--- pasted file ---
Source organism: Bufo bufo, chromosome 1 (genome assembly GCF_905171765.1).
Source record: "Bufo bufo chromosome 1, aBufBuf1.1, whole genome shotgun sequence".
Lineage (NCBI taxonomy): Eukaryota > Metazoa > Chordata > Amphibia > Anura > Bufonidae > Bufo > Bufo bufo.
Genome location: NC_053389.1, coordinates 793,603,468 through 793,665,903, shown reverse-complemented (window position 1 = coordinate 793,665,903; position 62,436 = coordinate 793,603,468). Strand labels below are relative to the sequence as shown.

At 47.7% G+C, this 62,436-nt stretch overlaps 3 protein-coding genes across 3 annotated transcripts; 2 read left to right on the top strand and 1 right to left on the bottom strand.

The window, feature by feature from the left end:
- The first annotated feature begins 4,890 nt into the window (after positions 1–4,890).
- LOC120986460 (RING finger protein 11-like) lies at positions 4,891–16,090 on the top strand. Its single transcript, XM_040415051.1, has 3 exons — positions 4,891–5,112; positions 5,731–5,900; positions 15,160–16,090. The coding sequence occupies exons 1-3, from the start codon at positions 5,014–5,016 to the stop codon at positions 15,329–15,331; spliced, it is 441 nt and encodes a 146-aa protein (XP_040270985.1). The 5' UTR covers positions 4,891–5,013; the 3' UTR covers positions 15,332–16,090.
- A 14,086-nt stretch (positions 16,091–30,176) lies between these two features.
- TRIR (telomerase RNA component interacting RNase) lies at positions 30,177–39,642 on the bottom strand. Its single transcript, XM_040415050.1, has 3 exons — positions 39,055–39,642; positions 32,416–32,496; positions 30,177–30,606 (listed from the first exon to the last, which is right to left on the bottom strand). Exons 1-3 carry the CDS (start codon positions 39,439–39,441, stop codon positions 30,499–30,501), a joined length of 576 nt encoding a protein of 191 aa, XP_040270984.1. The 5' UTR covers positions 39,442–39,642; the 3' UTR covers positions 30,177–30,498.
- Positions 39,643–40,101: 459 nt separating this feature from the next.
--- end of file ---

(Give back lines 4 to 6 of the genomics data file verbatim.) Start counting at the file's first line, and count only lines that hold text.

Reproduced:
Genome location: NC_053389.1, coordinates 793,603,468 through 793,665,903, shown reverse-complemented (window position 1 = coordinate 793,665,903; position 62,436 = coordinate 793,603,468). Strand labels below are relative to the sequence as shown.

At 47.7% G+C, this 62,436-nt stretch overlaps 3 protein-coding genes across 3 annotated transcripts; 2 read left to right on the top strand and 1 right to left on the bottom strand.

The window, feature by feature from the left end: